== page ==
I Love You Too Much To Argue

By February 18, 2009 One Comment

Conflicts are a natural part of life.  The very thing that makes us interesting to each other (our differences) also creates the opportunity for conflict because of differing opinions, values, views, or preferences.  This is also true between parents and children, especially as kids begin to assert their independence.  Jim Fay, author of Parenting With Love and Logic, shared with our Parental Power group yesterday that there are some things you control and some things you don’t.  There is no value in arguing with your kids.  When they try to draw you into an argument, simply respond with “I love you too much to argue” and then figure out what you control and what you don’t.  If you have kids, you would really appreciate this interview – http://www.parental-power.com/2009/02/17/parental-power-with-love-and-logic/


Three grand essentials to happiness in this life

Are something to do, something to love,

And something to hope for..

       Joseph Addison


P.S.  If you live in or around Utah County, I want to see you at our “A More Perfect Union” date night for couples on Saturday! – http://amoreperfectunion2.eventbrite.com

Join the discussion One Comment

  • Angella Joy says:

    This is so refreshing to hear from the professionals. I’ve believed this all my life and coming from a large disfunctional family, I literally had an emotional shut-down whenever I heard arguing. I have concluded that my own children will be allowed constructive debate…up to the point where it gets heated…and then I will cut it off. I want them to learn that expressions of opinion are ok…and that differences can be discussed..even with humor, but when it get’s to name calling and personal attacks, it is no longer a valueable discussion. Younger children won’t understand this reasoning and have to see a mirror of positive discussion methods from their parents. Teens love to excercise their will and try to push each other’s buttons to see where it will lead. This is natural. But they need to have an internal shut-off valve when they can tell that a line has been crossed. I have to establish that. I want my kids to know that pathological debaters are insecure. They want to start a fight to prove they can win at something. It is an addiction to negativity and seems fun to the verbal bullies who think this should be their identity…but soon end up with few friends and a shallow social life. Sadly, I am encountering weekly an adult segment of society that has never grown out of the need to constantly prove they are right…by starting or exaserbating any given point of conversation around them. Isn’t it exhausting? I just don’t have the energy! I prefer to keep it simple. I prefer to leave on a high note. I prefer to stay friends. Criticalness is at the heart of the insecure debater. they over examine everything in order to point out some jot or tittle that might make them sound more intelligent. I just want to change the subject or leave the room when banter of this nature heats up a discussion. True intelligence knows when a topic is worth bringing up, and when it is a cover-up.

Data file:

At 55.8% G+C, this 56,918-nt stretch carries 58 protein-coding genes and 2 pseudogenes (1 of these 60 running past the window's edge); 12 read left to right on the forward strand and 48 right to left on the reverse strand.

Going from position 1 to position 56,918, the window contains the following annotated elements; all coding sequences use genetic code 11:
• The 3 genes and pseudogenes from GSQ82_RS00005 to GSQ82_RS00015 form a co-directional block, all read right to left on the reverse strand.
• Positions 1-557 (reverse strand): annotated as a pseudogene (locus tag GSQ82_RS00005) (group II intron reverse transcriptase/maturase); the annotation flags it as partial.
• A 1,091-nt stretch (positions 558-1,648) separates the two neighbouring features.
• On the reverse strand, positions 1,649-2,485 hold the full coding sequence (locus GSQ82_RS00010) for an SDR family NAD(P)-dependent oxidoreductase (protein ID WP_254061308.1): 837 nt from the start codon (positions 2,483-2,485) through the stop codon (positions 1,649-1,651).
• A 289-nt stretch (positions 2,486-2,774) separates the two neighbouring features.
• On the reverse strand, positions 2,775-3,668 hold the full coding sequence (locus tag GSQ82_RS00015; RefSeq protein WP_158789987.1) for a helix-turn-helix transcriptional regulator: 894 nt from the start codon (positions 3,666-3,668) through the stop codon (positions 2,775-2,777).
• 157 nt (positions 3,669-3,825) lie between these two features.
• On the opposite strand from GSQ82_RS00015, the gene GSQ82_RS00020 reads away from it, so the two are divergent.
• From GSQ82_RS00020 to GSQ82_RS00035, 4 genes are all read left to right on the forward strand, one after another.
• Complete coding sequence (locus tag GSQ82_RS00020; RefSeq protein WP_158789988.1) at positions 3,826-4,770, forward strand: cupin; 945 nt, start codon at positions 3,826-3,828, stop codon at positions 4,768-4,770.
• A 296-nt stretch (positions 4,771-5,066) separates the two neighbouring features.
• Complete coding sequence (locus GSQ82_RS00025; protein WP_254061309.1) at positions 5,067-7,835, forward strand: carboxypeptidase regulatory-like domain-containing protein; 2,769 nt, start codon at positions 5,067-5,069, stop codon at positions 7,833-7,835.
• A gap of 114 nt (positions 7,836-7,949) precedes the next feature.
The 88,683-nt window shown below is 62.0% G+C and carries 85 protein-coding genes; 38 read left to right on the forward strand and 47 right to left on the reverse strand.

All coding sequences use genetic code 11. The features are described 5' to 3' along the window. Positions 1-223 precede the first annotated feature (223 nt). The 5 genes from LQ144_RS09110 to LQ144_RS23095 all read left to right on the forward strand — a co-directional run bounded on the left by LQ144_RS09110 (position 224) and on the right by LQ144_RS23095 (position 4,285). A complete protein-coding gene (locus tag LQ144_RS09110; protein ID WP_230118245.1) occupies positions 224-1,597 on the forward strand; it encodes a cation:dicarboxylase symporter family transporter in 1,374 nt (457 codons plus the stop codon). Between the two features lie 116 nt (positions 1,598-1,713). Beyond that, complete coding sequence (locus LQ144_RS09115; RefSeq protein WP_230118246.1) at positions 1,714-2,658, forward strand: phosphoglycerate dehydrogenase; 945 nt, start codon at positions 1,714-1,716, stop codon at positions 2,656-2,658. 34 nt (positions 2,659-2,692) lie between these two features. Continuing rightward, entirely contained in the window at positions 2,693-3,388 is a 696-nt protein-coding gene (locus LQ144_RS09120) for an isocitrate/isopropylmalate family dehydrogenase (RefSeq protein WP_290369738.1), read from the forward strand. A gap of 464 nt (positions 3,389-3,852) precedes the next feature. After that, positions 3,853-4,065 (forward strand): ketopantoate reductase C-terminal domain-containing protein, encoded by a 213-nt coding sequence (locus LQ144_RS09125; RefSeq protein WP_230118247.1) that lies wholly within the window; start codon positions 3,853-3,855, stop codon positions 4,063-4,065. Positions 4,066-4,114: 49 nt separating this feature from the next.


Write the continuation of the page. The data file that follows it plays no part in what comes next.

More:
oh… I’m on a rant now! lol